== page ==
Strategies of a resilient person

I had just assembled a list of potential column topic ideas for this week’s column. Setting the list aside, I changed focus to checking the news and ponder which of the topics I wanted to dig into. Wouldn’t you know, one of the articles on the news site I happened to be on was titled, “Resilience is the Most Powerful Skill Kids Can Develop Right Now,” written by Caroline Bologna. Do not judge the content of the article by the author’s last name. It was a very good article and not boloney at all. The article jumped out at me because on the list I had just set aside was the topic of resilience. It is a topic I speak about often in my presentations. A topic I am passionate about. I am interested in helping build resilience in others because I believe, as was shared in the article, that resilience is one of the most valuable skills we can work to develop. Stumbling across that article was a sign to me that the topic from my list that I was supposed to write about for this column was, indeed, resilience.

Resilience is a toughness. It is the ability to bounce back quickly from difficulty and it is extremely important to our happiness and success.

Why is it that some people seem to quickly bounce back after a difficult experience, while others struggle? Why do some people take longer to move forward after a difficult time, seeming sometimes to even get stuck in a place of negativity and self-destruction, while others can bounce back and even seem to come out of a difficult experience further ahead than when they went into it, as if propelled forward by it? The answer is that it depends on the level of resilience a person has. It matters how people choose to deal with the situation and how they let it impact them that makes the difference in how they will come out of it.

I have been through a handful of very difficult experiences. We all have. We are all going through something right now that is a challenge in many ways. Ways that are different for everyone. It is true that some people go through challenges and come out stronger, while others get stuck in it and let it impact them in a negative way for the rest of their life. I will share with you what I have observed and learned about the things those who are more resilient do differently than the people who are less resilient.

Resilient people embrace the lessons that exist in difficult situations. They don’t curl up and wait for the situation to pass them by. They do not stop trying just because something didn’t go right. They look for ways they can learn from the situation and that can make them a better, stronger person. They are insightful and can apply what they learn to their own actions and thoughts, making adjustments accordingly.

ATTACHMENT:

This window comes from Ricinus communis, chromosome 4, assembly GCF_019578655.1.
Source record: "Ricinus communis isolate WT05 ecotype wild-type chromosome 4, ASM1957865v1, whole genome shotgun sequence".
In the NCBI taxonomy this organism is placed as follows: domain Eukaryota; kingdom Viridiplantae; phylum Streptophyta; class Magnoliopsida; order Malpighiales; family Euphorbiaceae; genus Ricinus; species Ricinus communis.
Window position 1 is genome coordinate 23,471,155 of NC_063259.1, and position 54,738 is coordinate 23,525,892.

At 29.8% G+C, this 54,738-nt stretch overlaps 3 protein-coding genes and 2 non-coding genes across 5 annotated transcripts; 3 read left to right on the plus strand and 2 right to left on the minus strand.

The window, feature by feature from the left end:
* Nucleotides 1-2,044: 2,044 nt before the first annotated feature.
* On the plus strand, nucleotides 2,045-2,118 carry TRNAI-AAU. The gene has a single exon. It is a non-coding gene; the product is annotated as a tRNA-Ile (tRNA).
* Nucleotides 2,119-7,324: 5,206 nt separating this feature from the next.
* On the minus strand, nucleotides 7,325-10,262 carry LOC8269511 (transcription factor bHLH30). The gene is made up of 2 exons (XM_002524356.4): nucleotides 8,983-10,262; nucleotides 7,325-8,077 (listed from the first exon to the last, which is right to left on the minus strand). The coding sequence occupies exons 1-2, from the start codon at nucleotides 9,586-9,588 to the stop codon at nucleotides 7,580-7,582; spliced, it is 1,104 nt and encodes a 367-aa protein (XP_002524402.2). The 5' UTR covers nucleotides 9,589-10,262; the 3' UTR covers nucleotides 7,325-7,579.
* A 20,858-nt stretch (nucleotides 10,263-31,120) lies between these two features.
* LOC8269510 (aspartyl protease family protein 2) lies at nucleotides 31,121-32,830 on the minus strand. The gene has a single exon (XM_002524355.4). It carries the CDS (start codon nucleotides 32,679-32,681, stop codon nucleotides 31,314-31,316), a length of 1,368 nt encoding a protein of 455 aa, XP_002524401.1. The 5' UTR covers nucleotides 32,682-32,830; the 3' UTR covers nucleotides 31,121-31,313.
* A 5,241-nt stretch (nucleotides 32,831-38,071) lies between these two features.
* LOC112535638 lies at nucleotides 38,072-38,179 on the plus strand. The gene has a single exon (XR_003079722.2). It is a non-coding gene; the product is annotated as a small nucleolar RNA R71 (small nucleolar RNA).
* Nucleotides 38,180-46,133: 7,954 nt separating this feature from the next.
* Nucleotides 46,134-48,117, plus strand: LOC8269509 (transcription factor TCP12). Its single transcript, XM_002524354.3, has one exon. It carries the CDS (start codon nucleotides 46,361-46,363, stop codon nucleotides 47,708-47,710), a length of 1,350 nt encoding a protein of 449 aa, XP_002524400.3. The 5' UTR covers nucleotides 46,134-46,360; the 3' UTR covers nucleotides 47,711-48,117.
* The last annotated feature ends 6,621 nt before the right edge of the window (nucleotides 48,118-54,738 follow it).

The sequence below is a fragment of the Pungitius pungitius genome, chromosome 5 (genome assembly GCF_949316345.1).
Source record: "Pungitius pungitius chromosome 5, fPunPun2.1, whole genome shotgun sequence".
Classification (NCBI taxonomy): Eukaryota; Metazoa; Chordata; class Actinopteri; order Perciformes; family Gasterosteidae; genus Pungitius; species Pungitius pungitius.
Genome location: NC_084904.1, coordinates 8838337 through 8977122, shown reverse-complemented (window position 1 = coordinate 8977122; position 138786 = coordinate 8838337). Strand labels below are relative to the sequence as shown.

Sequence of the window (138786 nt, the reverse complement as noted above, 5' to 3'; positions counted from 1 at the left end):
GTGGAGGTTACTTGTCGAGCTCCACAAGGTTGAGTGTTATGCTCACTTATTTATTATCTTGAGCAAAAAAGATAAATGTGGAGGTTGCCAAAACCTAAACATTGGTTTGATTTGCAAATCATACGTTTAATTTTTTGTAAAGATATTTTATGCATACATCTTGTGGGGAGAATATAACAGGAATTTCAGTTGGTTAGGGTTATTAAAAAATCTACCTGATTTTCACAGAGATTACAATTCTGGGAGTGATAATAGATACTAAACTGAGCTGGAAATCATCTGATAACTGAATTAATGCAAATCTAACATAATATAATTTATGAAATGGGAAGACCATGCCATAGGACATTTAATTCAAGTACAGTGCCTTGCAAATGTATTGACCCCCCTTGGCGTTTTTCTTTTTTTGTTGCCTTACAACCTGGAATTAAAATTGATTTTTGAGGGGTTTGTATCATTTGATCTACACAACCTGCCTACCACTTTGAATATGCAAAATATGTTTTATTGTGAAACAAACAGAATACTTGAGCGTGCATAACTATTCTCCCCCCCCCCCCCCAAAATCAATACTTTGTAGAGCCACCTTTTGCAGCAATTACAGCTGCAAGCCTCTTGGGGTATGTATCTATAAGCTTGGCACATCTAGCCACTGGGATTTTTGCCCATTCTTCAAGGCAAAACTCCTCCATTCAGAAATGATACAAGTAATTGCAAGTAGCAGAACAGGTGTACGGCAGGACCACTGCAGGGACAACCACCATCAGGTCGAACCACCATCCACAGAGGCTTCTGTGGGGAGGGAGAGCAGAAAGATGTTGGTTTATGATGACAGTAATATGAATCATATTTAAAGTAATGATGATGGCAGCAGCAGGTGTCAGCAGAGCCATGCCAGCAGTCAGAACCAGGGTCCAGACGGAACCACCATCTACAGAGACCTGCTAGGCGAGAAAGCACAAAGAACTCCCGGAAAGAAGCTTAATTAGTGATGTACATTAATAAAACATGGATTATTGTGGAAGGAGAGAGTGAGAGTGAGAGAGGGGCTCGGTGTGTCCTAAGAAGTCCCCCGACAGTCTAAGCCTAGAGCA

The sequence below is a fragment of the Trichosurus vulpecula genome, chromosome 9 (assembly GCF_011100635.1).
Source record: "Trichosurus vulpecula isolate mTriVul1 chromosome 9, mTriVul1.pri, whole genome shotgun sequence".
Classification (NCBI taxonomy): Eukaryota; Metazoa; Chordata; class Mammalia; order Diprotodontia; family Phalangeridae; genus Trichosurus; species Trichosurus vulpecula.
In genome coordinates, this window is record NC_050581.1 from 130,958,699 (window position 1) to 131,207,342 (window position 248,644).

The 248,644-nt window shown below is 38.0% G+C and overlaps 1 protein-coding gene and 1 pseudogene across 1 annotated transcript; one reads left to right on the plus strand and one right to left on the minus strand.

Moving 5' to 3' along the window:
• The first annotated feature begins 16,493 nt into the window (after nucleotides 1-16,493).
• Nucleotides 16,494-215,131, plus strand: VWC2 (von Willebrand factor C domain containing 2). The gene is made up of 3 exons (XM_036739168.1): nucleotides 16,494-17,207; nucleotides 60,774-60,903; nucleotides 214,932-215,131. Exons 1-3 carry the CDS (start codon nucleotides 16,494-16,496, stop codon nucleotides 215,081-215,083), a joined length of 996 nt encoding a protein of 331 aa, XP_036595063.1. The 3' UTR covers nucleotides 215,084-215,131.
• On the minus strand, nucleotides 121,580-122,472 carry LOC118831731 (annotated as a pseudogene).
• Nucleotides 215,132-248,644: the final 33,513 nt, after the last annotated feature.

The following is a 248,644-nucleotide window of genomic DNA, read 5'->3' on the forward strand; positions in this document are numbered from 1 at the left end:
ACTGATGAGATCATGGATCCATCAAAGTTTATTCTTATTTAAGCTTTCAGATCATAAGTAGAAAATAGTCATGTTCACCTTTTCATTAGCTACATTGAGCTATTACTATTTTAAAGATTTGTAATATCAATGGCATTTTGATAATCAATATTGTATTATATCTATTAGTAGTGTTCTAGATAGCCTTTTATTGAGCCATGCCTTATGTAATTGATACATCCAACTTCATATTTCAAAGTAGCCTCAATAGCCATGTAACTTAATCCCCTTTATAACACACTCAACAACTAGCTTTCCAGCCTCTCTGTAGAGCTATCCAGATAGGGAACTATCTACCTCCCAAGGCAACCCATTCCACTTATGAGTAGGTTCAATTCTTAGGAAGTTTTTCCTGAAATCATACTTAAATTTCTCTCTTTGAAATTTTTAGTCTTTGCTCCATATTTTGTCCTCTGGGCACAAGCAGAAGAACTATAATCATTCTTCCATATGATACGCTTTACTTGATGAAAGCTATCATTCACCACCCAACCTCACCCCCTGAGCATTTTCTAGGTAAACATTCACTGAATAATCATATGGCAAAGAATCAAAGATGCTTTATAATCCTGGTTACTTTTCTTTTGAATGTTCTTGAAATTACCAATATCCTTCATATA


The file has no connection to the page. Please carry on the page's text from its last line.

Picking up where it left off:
Resilient people know they have control over their response to situations. They see hurdles as obstacles to be overcome and not as the end of the road. They stay out of their own way when it comes to achieving their goals and they use hurdles to develop strengths. They know that difficult experiences are snapshots in their life and do not define their entire life. They recognize that they can move through something and not get stuck in it. Resilient people know that there is life beyond what is in the moment of the difficulty. They keep moving toward something beyond the challenging experience.

Resilient people have a positive outlook on life, in a realistic way. They use logic to understand events. This isn’t to say they don’t have emotions, they just know how to manage their emotions and not let their emotions make decisions or form their outlook. They appreciate what they have, their abilities, and they have gratitude. Resilient people don’t compare themselves to others but dig in to make their own reality positive for them.

There are other things too. Resilient people have boundaries. They are confident and competent. They ask for and accept help. They are kind to others and to themselves.

Jackie Krawczak is president of Jackie Krawczak LLC. Her column runs every three weeks on Thursdays. Follow Jackie on Twitter @jkrawczak.


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